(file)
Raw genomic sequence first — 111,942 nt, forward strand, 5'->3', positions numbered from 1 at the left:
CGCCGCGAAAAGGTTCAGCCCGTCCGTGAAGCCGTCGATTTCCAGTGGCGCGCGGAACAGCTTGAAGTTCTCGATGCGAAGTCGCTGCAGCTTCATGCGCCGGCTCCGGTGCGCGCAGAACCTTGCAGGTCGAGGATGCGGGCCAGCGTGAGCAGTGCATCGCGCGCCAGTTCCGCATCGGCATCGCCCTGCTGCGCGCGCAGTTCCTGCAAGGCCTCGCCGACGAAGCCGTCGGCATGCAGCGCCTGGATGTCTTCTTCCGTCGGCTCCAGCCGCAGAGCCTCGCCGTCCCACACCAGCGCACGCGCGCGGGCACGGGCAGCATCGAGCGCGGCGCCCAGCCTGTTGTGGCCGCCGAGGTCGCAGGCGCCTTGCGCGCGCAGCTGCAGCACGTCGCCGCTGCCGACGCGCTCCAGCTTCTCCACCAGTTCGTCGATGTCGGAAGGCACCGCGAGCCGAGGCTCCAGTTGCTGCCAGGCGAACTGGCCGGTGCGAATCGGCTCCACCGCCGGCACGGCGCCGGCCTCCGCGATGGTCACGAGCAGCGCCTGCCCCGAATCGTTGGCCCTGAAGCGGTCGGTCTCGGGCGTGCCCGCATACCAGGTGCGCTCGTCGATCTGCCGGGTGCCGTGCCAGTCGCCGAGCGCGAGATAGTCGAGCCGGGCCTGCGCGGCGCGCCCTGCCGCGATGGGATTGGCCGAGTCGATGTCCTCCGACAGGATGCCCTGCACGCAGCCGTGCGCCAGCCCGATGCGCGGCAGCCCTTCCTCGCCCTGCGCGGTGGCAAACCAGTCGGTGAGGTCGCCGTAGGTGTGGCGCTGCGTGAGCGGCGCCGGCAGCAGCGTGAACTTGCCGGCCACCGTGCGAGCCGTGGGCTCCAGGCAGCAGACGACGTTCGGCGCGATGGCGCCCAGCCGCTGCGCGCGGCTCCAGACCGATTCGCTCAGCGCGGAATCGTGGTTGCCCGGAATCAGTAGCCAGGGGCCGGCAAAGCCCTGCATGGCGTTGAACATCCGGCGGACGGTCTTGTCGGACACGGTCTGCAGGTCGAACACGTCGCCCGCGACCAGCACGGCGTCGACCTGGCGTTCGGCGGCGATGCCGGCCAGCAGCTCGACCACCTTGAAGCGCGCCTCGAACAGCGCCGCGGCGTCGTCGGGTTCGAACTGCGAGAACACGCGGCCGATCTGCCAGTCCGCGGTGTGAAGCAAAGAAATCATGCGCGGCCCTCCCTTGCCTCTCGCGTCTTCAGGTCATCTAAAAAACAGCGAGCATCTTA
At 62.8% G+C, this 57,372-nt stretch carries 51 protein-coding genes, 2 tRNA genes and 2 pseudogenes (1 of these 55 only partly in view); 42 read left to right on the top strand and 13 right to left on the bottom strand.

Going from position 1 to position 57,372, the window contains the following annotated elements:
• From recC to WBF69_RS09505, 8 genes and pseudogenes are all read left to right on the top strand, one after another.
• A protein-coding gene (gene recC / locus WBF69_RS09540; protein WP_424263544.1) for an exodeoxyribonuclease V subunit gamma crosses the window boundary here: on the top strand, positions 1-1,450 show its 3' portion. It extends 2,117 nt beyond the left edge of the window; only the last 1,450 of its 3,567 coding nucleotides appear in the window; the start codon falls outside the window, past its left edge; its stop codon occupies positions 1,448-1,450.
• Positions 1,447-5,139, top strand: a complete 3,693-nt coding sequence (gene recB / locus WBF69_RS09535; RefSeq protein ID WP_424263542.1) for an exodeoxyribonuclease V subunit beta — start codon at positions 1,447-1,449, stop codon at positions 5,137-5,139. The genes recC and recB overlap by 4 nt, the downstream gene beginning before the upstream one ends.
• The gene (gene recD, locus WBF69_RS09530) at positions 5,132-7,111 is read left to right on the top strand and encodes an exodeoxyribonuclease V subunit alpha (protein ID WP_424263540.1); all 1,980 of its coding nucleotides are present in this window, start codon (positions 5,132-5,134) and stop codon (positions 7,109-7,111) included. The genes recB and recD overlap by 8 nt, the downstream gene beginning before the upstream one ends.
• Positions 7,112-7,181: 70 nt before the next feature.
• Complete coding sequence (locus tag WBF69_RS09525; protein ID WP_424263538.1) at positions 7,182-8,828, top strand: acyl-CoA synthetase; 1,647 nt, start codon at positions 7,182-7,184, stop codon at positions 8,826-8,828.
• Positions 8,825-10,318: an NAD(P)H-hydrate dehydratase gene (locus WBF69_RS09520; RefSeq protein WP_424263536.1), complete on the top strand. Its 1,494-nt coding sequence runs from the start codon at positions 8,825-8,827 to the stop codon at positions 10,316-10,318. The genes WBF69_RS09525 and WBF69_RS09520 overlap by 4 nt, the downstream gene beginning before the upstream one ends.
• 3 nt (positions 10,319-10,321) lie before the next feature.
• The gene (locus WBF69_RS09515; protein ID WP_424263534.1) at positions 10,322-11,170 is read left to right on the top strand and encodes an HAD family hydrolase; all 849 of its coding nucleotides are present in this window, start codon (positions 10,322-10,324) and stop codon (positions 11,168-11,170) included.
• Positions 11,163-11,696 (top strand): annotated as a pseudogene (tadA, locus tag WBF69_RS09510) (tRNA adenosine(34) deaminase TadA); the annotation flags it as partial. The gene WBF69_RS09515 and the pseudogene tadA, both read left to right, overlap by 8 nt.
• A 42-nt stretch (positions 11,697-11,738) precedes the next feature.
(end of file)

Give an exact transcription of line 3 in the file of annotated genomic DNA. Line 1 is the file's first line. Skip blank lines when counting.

At 62.8% G+C, this 57,372-nt stretch carries 51 protein-coding genes, 2 tRNA genes and 2 pseudogenes (1 of these 55 only partly in view); 42 read left to right on the top strand and 13 right to left on the bottom strand.